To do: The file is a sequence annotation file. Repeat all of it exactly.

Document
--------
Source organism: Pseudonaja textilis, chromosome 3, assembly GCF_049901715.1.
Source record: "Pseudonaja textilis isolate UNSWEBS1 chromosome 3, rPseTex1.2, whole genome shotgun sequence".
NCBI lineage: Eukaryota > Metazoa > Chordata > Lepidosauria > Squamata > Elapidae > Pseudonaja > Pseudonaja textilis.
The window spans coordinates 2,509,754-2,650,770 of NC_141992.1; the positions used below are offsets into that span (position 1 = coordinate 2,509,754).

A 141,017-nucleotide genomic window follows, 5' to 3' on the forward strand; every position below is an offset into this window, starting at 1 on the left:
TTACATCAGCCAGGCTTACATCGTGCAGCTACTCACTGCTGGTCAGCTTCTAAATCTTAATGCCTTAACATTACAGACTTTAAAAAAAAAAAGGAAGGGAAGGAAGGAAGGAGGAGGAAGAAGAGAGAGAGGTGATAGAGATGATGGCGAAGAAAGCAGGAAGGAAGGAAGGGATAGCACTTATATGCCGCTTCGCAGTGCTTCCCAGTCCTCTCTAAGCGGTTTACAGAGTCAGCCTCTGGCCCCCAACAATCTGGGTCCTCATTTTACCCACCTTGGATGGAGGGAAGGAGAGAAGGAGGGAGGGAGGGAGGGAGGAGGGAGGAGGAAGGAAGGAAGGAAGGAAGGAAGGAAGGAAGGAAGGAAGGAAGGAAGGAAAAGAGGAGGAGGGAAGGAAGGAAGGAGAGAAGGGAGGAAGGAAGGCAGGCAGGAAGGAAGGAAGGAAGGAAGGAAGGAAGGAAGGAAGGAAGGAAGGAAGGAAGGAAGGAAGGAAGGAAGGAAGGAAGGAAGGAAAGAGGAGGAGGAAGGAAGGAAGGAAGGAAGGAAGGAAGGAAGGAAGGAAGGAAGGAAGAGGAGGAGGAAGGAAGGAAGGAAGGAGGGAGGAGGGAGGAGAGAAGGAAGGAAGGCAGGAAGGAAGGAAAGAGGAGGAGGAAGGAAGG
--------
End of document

Source organism: Pseudonaja textilis, chromosome 3, assembly GCF_049901715.1.
Source record: "Pseudonaja textilis isolate UNSWEBS1 chromosome 3, rPseTex1.2, whole genome shotgun sequence".
NCBI lineage: Eukaryota > Metazoa > Chordata > Lepidosauria > Squamata > Elapidae > Pseudonaja > Pseudonaja textilis.
The window spans coordinates 2,509,754-2,650,770 of NC_141992.1; the positions used below are offsets into that span (position 1 = coordinate 2,509,754).

A 141,017-nucleotide genomic window follows, 5' to 3' on the forward strand; every position below is an offset into this window, starting at 1 on the left:
TTACATCAGCCAGGCTTACATCGTGCAGCTACTCACTGCTGGTCAGCTTCTAAATCTTAATGCCTTAACATTACAGACTTTAAAAAAAAAAAGGAAGGGAAGGAAGGAAGGAGGAGGAAGAAGAGAGAGAGGTGATAGAGATGATGGCGAAGAAAGCAGGAAGGAAGGAAGGGATAGCACTTATATGCCGCTTCGCAGTGCTTCCCAGTCCTCTCTAAGCGGTTTACAGAGTCAGCCTCTGGCCCCCAACAATCTGGGTCCTCATTTTACCCACCTTGGATGGAGGGAAGGAGAGAAGGAGGGAGGGAGGGAGGGAGGAGGGAGGAGGAAGGAAGGAAGGAAGGAAGGAAGGAAGGAAGGAAGGAAGGAAGGAAGGAAAAGAGGAGGAGGGAAGGAAGGAAGGAGAGAAGGGAGGAAGGAAGGCAGGCAGGAAGGAAGGAAGGAAGGAAGGAAGGAAGGAAGGAAGGAAGGAAGGAAGGAAGGAAGGAAGGAAGGAAGGAAGGAAGGAAGGAAAGAGGAGGAGGAAGGAAGGAAGGAAGGAAGGAAGGAAGGAAGGAAGGAAGGAAGGAAGAGGAGGAGGAAGGAAGGAAGGAAGGAGGGAGGAGGGAGGAGAGAAGGAAGGAAGGCAGGAAGGAAGGAAAGAGGAGGAGGAAGGAAGG